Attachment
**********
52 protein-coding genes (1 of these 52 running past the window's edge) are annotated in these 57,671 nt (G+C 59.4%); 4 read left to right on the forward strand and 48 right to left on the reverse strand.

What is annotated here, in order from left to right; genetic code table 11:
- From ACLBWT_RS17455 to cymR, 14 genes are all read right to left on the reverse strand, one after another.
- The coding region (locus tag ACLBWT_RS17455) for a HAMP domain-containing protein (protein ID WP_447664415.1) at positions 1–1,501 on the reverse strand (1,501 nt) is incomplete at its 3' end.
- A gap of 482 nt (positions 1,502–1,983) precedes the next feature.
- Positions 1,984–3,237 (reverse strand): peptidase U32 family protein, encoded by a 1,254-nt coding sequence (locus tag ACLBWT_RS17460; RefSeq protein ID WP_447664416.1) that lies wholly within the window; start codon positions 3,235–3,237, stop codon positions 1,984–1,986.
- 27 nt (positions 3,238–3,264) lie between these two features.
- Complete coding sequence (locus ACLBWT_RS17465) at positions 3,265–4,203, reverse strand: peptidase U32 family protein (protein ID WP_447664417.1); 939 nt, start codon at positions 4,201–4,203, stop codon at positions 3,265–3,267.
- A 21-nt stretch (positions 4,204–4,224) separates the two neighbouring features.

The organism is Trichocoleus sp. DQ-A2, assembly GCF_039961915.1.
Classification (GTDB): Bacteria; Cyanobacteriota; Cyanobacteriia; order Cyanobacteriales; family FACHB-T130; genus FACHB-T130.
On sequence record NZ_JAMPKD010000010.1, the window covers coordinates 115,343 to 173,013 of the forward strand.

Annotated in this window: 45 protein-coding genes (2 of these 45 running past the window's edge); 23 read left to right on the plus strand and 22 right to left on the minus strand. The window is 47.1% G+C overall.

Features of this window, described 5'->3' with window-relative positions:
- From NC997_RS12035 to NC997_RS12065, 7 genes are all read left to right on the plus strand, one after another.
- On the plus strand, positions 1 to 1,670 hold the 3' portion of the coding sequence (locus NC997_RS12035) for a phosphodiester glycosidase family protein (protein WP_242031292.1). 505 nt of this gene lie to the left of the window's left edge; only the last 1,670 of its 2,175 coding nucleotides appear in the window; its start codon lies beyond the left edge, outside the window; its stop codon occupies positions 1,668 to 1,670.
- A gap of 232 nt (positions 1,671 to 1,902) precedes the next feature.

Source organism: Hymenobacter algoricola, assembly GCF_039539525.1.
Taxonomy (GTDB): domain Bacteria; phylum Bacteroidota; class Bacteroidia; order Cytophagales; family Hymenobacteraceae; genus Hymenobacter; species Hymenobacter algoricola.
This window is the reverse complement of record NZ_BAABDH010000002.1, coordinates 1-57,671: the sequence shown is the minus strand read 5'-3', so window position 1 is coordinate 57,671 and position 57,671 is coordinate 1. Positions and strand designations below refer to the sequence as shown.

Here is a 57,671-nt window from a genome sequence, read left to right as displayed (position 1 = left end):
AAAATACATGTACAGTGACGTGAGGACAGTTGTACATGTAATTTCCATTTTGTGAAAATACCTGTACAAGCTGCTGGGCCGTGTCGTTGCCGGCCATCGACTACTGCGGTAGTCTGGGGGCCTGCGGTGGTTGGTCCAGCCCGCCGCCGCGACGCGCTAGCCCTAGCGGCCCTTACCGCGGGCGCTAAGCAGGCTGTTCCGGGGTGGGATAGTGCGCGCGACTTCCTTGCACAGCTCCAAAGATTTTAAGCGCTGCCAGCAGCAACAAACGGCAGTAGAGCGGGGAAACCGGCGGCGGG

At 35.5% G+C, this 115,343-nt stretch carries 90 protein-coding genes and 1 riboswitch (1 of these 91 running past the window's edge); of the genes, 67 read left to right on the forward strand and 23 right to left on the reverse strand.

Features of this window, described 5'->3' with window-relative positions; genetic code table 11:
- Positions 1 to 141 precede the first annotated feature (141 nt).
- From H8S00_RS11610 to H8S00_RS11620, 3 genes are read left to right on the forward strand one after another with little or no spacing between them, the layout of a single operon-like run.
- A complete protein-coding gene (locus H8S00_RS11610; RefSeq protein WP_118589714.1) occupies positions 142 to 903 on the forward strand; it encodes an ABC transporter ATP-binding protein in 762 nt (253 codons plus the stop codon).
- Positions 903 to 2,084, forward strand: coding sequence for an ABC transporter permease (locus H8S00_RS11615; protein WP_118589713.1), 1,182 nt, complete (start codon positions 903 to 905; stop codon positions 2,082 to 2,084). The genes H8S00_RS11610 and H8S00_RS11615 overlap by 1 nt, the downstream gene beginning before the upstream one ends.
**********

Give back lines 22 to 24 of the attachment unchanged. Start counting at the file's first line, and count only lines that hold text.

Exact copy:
AAAATACATGTACAGTGACGTGAGGACAGTTGTACATGTAATTTCCATTTTGTGAAAATACCTGTACAAGCTGCTGGGCCGTGTCGTTGCCGGCCATCGACTACTGCGGTAGTCTGGGGGCCTGCGGTGGTTGGTCCAGCCCGCCGCCGCGACGCGCTAGCCCTAGCGGCCCTTACCGCGGGCGCTAAGCAGGCTGTTCCGGGGTGGGATAGTGCGCGCGACTTCCTTGCACAGCTCCAAAGATTTTAAGCGCTGCCAGCAGCAACAAACGGCAGTAGAGCGGGGAAACCGGCGGCGGG

At 35.5% G+C, this 115,343-nt stretch carries 90 protein-coding genes and 1 riboswitch (1 of these 91 running past the window's edge); of the genes, 67 read left to right on the forward strand and 23 right to left on the reverse strand.

Features of this window, described 5'->3' with window-relative positions; genetic code table 11: